The SAT test is one tailored to be one of the trickiest you’ve ever taken, one that is actually designed to fool you into misunderstanding every question. Not to mention the stress that overcomes most students as they’re taking this timed test, second guessing every answer and worrying about every little thing until finally the time is up – and they feel like a failure. It’s silly to put a student in this atmosphere – where most are not at their best – test them on random subjects, and then allow this score to come before every other score they’ve ever received in their life.
Indeed a quote from Einstein comes to mind as I think about it, “Everybody is a genius. But if you judge a fish by its ability to climb a tree, it will live its whole life believing that it is stupid”. The SAT has been under scrutiny for years now, often accused of being biased in the upper class’ favor. In fact, studies have shown that students from families with an income less than $20,000 a year received an average score of 1,310, while students from families with incomes over $200,000 averaged in at about 1,715 – a difference of 405 points.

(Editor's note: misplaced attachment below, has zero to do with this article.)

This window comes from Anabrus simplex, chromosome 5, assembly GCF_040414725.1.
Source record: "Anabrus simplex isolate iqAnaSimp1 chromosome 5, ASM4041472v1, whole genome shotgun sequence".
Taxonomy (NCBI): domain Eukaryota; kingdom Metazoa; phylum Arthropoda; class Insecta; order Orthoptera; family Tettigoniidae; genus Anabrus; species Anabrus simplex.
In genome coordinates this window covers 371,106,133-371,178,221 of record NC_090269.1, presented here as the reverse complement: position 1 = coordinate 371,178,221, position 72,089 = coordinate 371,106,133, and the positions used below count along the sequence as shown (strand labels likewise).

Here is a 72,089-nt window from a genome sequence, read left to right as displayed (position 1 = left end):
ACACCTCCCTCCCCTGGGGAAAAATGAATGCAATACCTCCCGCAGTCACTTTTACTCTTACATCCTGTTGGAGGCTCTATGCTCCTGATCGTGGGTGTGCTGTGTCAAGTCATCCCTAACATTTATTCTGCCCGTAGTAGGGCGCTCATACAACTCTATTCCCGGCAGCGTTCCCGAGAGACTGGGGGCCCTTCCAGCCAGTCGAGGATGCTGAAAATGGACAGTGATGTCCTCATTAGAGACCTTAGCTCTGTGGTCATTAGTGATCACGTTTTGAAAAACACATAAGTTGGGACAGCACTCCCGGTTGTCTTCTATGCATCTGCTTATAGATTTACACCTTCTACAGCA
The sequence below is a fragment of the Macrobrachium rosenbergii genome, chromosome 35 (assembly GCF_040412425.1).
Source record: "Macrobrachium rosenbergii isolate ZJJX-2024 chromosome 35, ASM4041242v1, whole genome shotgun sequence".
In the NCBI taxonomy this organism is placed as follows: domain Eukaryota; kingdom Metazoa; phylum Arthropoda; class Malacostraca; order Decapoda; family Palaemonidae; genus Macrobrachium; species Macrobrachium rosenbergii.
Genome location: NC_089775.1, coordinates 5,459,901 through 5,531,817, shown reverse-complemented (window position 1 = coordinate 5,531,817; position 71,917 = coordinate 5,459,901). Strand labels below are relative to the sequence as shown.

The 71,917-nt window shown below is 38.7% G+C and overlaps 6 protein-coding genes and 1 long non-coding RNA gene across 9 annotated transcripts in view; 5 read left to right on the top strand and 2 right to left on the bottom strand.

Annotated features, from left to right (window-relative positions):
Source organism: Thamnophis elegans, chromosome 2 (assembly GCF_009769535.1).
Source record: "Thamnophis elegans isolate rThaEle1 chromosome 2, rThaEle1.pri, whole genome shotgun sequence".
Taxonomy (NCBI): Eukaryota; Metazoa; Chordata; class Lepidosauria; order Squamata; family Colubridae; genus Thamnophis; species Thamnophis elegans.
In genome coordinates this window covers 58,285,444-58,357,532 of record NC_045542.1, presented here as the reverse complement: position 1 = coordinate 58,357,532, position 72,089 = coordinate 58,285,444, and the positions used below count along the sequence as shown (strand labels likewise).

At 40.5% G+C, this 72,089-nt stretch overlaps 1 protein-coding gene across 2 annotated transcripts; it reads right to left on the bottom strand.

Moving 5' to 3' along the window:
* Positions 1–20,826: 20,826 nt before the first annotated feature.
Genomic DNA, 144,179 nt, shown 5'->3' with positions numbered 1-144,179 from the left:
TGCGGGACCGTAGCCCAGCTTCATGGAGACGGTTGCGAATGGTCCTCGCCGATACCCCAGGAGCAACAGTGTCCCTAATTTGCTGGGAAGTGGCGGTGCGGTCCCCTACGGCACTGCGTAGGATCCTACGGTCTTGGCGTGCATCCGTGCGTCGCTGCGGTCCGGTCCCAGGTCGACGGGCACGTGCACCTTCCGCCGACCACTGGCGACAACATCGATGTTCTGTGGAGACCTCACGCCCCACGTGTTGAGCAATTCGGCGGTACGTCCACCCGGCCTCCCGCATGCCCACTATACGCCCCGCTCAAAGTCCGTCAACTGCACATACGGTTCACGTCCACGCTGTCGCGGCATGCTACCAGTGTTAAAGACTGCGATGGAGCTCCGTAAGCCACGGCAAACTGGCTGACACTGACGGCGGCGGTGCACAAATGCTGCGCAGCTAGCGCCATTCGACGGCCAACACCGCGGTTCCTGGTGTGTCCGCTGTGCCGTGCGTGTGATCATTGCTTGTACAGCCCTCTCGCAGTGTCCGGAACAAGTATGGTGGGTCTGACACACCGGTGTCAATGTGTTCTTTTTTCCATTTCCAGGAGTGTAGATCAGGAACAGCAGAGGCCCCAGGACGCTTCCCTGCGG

There was also a large controversy over the ‘oarsman-regatta analogy question’. The purpose of the question poised was “to find the pair of terms that have the relationship most similar to the relationship between "runner" and "marathon". The correct answer was "oarsman" and "regatta". The choice of the correct answer presupposed students' familiarity with crew, a sport popular with the wealthy, and so upon their knowledge of its structure and terminology.
Fifty-three percent of white students correctly answered the question, while only 22% of black students also scored correctly. However, according to Murray and Herrnstein, the black-white gap is smaller in culture-loaded questions like this one than in questions that appear to be culturally neutral. Analogy questions have since been replaced by short reading passages”. In response to the controversy, a growing number of colleges have chosen to join the ‘SAT optional movement’, a movement made popular in the late 1980s.
Said colleges do not require the SAT for admission. In a 2001 speech to the American Council on Education, Richard C. Atkinson, the president of the University of California, urged dropping the SAT Reasoning Test as a college admissions requirement, "Anyone involved in education should be concerned about how overemphasis on the SAT is distorting educational priorities and practices, how the test is perceived by many as unfair, and how it can have a devastating impact on the self-esteem and aspirations of young students.
There is widespread agreement that overemphasis on the SAT harms American education". I very much agree with his argument, and many are starting to see his point as well. I am very hopeful that in the growing infamy of the test, it will vanish as a requirement all together, and that the next generation will never have to deal with the problems such a test presents.